Public healthEdible optical tags to combat counterfeit drugs

Published 5 January 2011

A Hawaii-based company offers a new way to combat counterfeit drugs; affix a tiny, readable tag to each pill; the tags are made from clear, 100 percent silicon dioxide, which has been safely used as an ingredient in food and drugs for decades; they are both edible and biologically inert

The global pharmaceutical market is worth $800 billion annually, and approximately 10 percent of this is thought to be counterfeit. Most drug manufacturers employ printed codes or serial numbers, bar codes or hologram stickers on packaging to authenticate their products.

A new optically read microtag that can be applied directly to the surface of the tablet or capsule could provide a more robust solution to combat counterfeiters.

Honolulu, Hawaii-based TruTag Technologies has developed an edible microtag that reflects a unique spectral light signature that can be measured using a simple, low-cost spectrometer-based optical reader. This means that tablets can be verified through clear packaging without having to be removed from their blister packs.

“On-dose authentication is a relatively new and emerging market that has been developing quietly in the background,” said Mike O’Neill, chief technology officer at TruTag Technologies. “There clearly is an industry need for on-dose authentication because the counterfeiters have figured out how to beat current packaging-level security systems.”

Photonic Spectra reports that the technology, although extremely well suited to the pharmaceutical and supplements industry, also is scalable to applications in a wide variety of markets, including semiconductors, consumer electronics, aircraft parts, medical devices, food and wine, textiles, and luxury goods.

The microtags contain tiny nanopores, or voids, manufactured to produce the tag’s unique spectral signature. The nano-porous structure can be controlled to affect the localized index of refraction, such that, in effect, the tablets are coated with custom-made optical interference filters. The company has controlled the manufacturing process so that up to a trillion unique spectral patterns can be achieved, allowing for an enormous amount of data management flexibility for customers.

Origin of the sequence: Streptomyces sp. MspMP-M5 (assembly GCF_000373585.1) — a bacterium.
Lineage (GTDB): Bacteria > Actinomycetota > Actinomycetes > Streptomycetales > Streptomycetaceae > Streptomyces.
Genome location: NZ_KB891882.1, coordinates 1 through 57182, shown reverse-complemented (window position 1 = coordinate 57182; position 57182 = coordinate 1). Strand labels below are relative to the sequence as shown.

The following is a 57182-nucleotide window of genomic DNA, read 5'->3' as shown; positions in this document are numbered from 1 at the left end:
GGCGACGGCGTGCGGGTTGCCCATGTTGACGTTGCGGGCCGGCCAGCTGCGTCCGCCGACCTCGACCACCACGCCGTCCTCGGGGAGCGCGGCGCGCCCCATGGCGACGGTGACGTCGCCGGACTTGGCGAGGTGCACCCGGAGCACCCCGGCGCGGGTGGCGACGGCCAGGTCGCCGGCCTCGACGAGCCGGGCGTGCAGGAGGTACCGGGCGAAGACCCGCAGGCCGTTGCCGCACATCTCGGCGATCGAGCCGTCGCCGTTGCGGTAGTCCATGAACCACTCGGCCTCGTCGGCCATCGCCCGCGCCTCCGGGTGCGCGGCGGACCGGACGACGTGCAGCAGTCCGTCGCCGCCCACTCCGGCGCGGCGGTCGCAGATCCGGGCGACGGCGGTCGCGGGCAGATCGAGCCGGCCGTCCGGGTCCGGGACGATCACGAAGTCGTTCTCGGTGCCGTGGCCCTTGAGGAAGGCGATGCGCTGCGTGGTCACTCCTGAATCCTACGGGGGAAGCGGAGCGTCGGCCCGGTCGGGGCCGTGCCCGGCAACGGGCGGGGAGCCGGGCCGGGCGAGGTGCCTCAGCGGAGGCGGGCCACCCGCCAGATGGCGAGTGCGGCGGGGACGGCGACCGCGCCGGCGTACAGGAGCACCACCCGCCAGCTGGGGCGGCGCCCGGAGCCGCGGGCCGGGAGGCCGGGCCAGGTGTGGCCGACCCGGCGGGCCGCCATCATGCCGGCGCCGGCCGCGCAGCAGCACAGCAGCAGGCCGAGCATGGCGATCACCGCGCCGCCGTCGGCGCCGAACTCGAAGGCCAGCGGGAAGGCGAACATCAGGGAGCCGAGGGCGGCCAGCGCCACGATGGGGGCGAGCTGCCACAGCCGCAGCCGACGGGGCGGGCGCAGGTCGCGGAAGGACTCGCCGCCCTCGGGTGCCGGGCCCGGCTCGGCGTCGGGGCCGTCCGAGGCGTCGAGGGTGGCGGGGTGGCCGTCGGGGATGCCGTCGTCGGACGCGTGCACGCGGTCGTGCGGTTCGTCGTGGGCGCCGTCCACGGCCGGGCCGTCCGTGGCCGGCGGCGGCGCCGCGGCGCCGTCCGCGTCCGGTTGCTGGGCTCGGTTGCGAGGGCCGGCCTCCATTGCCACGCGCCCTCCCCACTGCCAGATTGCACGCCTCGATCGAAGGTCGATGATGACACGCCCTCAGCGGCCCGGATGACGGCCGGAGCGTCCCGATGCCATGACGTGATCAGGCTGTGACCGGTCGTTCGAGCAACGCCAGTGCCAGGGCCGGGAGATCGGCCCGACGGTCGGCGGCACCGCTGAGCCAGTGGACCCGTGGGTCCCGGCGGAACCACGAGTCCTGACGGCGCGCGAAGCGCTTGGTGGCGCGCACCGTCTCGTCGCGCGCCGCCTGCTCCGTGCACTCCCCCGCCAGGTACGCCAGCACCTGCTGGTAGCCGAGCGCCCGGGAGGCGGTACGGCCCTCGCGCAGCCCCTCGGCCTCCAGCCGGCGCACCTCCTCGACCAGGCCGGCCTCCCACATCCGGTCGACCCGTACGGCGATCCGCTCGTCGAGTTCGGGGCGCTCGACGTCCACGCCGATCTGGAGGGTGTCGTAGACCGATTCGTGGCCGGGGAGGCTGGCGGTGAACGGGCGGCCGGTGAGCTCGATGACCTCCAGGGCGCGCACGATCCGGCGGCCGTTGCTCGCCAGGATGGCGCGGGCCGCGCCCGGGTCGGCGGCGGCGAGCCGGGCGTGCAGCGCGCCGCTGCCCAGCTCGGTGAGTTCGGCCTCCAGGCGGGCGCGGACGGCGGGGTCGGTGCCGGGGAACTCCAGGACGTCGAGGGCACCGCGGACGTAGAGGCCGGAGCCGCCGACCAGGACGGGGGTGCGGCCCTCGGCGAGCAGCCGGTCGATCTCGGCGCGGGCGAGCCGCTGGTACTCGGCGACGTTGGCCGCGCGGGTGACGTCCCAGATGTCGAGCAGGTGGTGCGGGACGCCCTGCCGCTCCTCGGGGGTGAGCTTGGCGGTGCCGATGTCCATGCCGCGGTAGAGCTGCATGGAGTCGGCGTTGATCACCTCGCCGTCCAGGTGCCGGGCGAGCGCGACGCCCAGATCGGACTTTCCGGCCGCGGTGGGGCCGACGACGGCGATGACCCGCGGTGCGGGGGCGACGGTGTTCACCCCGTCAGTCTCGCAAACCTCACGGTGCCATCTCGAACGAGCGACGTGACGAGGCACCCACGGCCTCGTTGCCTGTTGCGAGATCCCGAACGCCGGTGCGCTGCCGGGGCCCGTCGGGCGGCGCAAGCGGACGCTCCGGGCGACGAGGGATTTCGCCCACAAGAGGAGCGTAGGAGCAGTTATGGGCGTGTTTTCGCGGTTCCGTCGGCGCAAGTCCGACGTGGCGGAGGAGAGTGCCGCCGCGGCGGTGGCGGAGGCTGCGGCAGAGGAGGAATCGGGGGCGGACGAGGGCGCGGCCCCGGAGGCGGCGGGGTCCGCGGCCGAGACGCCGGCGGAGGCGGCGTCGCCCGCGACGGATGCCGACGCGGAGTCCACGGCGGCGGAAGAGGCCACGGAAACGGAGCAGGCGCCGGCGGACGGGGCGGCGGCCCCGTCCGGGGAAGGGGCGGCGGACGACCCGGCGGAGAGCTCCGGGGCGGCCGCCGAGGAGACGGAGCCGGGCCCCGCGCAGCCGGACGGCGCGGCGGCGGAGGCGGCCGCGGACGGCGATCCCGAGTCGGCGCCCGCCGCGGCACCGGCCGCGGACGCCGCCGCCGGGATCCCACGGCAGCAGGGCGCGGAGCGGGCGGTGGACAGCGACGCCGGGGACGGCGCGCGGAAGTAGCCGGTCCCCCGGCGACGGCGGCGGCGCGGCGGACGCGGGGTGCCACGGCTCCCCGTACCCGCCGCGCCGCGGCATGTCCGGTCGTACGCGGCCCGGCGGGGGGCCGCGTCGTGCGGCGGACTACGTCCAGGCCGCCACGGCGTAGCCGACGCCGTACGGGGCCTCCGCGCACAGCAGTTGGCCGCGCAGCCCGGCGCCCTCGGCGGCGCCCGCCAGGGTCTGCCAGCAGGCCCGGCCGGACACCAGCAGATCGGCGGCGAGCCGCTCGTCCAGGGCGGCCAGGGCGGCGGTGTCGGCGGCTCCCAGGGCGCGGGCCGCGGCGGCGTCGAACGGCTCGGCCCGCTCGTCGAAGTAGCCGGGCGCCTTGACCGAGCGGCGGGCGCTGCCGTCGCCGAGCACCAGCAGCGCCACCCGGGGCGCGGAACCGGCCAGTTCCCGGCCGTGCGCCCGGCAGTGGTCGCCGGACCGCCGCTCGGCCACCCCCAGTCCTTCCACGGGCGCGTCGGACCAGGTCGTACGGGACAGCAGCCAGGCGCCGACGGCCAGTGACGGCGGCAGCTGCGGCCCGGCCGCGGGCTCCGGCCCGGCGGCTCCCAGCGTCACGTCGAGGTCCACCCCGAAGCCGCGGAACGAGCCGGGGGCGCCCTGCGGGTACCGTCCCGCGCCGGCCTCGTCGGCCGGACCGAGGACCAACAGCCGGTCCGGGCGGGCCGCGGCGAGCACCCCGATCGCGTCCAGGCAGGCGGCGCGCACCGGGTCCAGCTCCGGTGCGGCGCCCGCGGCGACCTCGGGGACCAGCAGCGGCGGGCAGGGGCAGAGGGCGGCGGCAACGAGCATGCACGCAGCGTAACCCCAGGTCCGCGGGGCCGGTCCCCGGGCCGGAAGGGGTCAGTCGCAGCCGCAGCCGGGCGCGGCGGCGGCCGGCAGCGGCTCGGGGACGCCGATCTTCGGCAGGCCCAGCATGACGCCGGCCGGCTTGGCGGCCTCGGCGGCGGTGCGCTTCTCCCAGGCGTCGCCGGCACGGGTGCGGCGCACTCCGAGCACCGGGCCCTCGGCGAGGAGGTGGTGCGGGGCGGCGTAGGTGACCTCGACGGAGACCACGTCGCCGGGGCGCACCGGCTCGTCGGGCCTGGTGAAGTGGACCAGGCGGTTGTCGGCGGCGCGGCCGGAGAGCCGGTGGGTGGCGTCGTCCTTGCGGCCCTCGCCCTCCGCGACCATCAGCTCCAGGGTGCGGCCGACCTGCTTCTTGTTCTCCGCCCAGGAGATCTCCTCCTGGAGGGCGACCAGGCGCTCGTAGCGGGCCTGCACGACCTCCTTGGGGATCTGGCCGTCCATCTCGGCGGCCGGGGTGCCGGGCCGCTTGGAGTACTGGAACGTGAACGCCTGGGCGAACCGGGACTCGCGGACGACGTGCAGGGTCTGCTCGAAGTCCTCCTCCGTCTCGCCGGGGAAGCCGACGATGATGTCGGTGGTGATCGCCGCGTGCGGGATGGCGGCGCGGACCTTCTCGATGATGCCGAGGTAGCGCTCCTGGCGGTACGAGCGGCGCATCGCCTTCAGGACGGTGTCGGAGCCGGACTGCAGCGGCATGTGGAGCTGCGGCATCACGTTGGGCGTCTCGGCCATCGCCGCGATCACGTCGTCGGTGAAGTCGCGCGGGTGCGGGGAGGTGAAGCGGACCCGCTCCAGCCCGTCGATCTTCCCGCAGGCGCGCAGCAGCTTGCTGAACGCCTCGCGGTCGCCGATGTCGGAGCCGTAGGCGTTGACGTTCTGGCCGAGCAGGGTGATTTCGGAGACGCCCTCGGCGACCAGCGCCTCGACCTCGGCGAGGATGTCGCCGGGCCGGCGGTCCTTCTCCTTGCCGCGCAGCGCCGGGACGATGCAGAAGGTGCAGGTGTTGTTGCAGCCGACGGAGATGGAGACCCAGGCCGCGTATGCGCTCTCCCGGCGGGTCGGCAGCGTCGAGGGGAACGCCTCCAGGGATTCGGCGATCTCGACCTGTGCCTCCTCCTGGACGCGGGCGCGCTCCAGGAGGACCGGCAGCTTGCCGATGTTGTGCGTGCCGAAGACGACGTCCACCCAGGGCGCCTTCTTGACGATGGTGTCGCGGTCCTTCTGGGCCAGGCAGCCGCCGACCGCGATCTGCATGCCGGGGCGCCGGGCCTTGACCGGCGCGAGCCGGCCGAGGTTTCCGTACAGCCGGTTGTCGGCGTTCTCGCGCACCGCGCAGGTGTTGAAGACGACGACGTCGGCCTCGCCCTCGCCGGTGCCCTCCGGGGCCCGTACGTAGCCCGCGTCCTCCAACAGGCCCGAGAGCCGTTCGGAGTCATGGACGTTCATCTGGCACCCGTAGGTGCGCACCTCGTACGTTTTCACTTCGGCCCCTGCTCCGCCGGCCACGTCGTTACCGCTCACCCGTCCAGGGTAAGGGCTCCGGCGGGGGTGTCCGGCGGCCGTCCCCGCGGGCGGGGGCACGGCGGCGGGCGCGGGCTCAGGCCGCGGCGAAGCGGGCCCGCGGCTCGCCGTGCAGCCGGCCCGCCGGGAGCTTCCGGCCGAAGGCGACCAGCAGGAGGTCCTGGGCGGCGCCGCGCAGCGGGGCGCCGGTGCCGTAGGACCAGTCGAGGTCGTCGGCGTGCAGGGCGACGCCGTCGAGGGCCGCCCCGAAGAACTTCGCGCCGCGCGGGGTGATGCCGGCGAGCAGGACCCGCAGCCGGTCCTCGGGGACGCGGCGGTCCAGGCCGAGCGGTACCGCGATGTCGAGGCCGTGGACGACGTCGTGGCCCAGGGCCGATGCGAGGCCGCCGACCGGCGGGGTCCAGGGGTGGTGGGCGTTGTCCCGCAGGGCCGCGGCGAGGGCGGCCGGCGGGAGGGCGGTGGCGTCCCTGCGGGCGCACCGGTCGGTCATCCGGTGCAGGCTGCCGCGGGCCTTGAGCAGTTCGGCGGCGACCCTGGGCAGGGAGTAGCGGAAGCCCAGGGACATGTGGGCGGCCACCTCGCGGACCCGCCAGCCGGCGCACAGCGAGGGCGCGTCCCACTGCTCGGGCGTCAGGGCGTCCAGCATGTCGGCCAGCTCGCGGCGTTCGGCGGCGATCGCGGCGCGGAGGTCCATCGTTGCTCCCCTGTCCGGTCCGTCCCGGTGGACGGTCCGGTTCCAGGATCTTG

Because the tags are made from clear, 100 percent silicon dioxide, which has been safely used as an ingredient in food and drugs for decades, they are both edible and biologically inert. The spectral code is etched into a silicon wafer from which microtags are created, and it is converted to silicon dioxide by heat. The resultant microtags, called TruTags, can be associated with information such as product strength, lot number, expiration date, authorized country of sale and authorized customer.

For advanced security, the microtag characteristics can be linked to – and verified by – other information printed on the package, in such a way that the medicine and packaging are authenticated together.

“Tampering with either the package or the contents in this scenario would flag a security violation. The microtags can also be used to track placebos versus active dosages in clinical trial programs to ensure data integrity and speed time to market,” O’Neill said.

With tablet and capsule manufacturers in mind, the tags are applied via industry-standard pan coaters so that they can be applied to the surface of tablets or mixed into capsule shells during manufacture. The hope is that drug makers will employ microtags for quality assurance, returns monitoring and in cases where counterfeit product is of concern.

TruTag Technologies currently is in trials with a major U.S. nutraceutical company and has tested the microtags in a variety of applications both with clear and nominally opaque coatings.

O’Neill said that this pilot partner applied the tags to its tablets without making any changes to its existing manufacturing process and without any effect on the look or feel of the coatings. “We are now in four-corner testing to see how the tagged tablets perform under accelerated shelf life conditions, by applying high heat and humidity,” he added.